Garrett Cullity, in The Moral Demands of Affluence, argues against extremely demanding conceptions of beneficence by appeal to the following principle: "Someone else's interests in getting what it is wrong for her to have cannot be a good reason for requiring me to help her." (For example, we obviously shouldn't help a gangster unjam his gun and shoot his victims, in the absence of any other reason to do so. His interests in wrongdoing don't suffice.) Let's call this the 'No Helping Wrongdoers' principle, or NHW for short. In this post, I'll briefly explain how Cullity uses NHW to argue against extreme demands of beneficence, and then I'll show that NHW is actually false. The intuitive cases appealed to in its support really only support a weaker principle that is insufficient for Cullity's purposes.
Cullity's argument: We can describe a scenario in which you would be required by beneficence to advance Bob's (non-altruistic) personal interests, say in developing his musical talents. By NHW, we only have such reasons if Bob's interests here are morally permissible. So it must be permissible for Bob to develop his musical talents (even though he could be saving lives instead). To generalize: morality isn't generally extremely demanding, or it would - by NHW - absurdly imply that many ordinary personal interests fail to provide us with reasons of beneficence. (It would, in a sense, be insufficiently demanding in ordinary contexts.)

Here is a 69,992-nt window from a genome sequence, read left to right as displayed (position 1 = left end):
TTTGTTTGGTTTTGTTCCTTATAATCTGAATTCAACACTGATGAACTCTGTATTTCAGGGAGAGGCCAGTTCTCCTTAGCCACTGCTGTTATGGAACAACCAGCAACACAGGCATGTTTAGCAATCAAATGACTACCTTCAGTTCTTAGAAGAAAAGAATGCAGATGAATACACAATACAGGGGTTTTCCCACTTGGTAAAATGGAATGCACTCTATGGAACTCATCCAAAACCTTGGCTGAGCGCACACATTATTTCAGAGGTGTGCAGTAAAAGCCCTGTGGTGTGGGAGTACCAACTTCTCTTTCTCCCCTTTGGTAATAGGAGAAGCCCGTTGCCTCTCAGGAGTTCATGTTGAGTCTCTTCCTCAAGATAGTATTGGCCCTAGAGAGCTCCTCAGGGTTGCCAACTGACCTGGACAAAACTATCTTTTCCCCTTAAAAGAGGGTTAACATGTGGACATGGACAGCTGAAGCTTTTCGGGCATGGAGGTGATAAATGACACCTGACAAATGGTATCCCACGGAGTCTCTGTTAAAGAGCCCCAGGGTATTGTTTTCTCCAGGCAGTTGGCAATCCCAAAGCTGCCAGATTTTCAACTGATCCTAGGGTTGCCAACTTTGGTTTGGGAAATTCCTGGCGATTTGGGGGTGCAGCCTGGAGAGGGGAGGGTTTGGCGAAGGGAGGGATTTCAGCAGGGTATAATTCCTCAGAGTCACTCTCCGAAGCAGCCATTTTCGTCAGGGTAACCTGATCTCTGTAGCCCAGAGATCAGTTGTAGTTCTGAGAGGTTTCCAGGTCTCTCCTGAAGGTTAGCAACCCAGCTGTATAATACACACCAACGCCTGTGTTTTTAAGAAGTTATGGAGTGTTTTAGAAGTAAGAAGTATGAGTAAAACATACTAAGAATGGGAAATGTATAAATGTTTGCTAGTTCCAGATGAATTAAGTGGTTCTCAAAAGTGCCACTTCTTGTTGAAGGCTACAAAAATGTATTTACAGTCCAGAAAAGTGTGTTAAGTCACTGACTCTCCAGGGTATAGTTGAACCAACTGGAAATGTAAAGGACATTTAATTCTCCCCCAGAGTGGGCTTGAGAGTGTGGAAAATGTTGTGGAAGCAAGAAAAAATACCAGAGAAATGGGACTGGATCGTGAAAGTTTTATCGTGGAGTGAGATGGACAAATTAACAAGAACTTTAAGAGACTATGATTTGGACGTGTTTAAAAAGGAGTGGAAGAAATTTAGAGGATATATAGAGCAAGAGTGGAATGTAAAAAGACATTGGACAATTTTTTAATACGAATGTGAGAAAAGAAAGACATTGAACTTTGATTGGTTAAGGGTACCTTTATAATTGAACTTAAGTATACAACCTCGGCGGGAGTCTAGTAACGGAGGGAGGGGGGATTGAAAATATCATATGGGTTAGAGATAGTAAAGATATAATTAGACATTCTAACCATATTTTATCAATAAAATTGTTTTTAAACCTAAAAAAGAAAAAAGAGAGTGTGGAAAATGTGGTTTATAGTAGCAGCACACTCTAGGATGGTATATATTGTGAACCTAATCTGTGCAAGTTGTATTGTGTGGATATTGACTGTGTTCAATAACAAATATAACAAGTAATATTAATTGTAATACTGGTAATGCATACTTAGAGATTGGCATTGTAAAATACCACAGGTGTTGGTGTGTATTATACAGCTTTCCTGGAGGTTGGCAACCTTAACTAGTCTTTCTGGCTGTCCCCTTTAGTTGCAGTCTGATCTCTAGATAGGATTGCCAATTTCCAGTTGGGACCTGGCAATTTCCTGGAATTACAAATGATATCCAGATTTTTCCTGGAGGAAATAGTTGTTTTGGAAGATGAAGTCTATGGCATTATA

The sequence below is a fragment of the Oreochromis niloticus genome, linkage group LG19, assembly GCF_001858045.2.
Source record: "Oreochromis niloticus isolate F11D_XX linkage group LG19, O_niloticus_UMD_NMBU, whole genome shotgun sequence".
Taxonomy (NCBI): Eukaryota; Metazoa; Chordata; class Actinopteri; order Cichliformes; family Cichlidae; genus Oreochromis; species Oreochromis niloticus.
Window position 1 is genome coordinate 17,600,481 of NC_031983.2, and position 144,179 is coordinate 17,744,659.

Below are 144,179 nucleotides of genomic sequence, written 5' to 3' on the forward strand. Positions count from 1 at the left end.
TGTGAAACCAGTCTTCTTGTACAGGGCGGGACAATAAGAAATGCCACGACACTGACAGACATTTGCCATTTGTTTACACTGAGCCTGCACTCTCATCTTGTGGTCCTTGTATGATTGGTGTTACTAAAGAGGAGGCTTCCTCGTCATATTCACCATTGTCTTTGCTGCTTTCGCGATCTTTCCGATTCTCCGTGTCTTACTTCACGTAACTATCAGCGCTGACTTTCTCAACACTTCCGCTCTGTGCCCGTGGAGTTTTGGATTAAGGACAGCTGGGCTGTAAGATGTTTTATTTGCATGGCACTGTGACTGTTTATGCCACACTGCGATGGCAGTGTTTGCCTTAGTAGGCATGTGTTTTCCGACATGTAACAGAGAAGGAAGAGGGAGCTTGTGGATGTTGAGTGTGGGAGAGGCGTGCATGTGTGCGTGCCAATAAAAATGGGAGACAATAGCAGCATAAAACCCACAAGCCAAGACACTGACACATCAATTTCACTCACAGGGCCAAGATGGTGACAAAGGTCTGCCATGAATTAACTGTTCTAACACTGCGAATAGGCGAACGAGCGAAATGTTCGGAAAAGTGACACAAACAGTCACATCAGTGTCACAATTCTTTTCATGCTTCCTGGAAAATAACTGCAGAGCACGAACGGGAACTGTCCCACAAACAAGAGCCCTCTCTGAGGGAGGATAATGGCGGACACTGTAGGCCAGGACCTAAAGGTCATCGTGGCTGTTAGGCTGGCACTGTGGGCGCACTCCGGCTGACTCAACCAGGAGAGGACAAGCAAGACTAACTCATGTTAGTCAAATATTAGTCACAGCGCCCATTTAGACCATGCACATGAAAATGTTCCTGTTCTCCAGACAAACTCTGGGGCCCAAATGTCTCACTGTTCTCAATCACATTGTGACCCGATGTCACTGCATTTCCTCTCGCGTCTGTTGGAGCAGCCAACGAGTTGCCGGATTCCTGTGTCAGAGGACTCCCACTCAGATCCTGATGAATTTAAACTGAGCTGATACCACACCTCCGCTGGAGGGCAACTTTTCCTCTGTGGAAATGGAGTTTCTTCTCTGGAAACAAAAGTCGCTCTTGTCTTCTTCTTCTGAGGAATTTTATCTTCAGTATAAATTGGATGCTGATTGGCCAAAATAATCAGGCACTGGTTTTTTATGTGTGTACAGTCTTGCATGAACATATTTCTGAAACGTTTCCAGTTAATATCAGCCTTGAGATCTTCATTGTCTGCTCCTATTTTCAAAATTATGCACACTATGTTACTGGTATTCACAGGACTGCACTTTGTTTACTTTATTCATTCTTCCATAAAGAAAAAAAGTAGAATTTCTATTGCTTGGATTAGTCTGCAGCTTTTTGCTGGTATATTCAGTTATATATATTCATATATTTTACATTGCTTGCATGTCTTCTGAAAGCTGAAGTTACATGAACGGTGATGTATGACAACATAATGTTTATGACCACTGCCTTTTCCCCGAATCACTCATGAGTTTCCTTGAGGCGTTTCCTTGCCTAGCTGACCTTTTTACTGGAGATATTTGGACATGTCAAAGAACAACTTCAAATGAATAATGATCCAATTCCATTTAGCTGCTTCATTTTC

Why NHW is false: Gangster examples support the narrow claim that we shouldn't help people in ways that make things worse overall. But NHW goes further than that, as cases like Bob's show. The problem is that some intrinsic good X might be "wrong" to pursue for the purely comparative reason of opportunity costs: though good in itself, there's something else you could be doing that would be even better. But suppose that you just can't bring yourself to make the required sacrifice to achieve this impartially best outcome Y. Further suppose that you might even fail to achieve X, in which case the result would be the dreary outcome Z, containing neither personal nor impartial goods. Now let's bring a third party into the picture. Suppose I'm in a position to easily help you achieve X, rather than Z. Should I do so? Of course! Better X than nothing. But according to NHW, I should not help you here, since (we've stipulated) your interest in X is one that it's wrong for you to achieve, given that you ought instead to have pursued Y. We thus see why NHW is false. It fails to recognize that we sometimes ought to help someone to achieve a lesser good, if the realistic alternative to our aid is that there will be no good done at all.